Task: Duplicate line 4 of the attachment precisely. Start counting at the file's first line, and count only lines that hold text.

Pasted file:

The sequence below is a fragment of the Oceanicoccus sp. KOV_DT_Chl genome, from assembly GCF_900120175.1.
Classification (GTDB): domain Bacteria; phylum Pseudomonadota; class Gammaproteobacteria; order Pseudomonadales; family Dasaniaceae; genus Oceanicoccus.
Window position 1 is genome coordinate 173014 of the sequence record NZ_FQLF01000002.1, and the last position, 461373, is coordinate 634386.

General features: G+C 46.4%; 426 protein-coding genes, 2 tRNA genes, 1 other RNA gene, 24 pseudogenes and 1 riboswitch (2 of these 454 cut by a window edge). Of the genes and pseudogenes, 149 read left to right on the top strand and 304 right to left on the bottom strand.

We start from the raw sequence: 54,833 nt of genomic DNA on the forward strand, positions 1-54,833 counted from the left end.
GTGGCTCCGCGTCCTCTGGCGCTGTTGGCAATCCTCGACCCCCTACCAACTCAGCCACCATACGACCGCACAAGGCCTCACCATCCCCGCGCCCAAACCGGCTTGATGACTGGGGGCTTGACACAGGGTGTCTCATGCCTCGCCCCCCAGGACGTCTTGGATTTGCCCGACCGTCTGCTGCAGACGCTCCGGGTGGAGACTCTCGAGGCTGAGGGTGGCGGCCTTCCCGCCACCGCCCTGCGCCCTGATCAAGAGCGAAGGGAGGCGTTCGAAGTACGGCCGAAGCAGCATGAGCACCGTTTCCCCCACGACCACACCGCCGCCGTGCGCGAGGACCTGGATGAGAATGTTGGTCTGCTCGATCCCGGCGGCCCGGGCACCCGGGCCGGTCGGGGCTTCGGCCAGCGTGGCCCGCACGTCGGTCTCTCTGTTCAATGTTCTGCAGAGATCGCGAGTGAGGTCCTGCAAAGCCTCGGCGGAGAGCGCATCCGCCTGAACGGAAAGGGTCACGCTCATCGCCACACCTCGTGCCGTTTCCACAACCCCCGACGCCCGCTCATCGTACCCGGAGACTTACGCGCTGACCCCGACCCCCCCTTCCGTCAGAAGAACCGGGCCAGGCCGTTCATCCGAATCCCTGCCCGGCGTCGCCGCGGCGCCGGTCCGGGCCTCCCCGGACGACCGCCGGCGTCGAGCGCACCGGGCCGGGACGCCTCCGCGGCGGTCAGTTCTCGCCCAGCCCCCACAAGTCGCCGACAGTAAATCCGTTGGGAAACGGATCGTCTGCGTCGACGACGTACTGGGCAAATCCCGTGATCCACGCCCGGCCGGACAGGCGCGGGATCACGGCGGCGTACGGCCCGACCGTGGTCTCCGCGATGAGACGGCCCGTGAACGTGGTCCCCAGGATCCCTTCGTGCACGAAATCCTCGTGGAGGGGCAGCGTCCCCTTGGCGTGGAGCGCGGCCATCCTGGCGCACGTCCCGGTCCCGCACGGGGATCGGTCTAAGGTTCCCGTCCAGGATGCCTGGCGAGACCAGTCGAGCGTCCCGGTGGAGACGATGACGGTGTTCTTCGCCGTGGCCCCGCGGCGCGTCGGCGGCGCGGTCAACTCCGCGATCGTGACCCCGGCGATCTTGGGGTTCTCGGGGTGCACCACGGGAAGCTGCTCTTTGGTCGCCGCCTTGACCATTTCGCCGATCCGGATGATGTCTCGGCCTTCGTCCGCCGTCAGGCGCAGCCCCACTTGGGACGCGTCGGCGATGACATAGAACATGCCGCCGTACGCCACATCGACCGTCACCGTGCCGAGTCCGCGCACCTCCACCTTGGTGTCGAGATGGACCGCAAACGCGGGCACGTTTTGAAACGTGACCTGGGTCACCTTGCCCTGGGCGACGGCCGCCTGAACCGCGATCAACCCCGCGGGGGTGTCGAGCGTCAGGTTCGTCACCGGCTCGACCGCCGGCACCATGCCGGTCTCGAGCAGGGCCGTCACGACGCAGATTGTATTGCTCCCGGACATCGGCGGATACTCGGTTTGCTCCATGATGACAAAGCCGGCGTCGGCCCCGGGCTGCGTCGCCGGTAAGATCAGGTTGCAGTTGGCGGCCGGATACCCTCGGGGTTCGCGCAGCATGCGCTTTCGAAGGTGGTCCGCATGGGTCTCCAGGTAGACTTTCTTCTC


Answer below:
General features: G+C 46.4%; 426 protein-coding genes, 2 tRNA genes, 1 other RNA gene, 24 pseudogenes and 1 riboswitch (2 of these 454 cut by a window edge). Of the genes and pseudogenes, 149 read left to right on the top strand and 304 right to left on the bottom strand.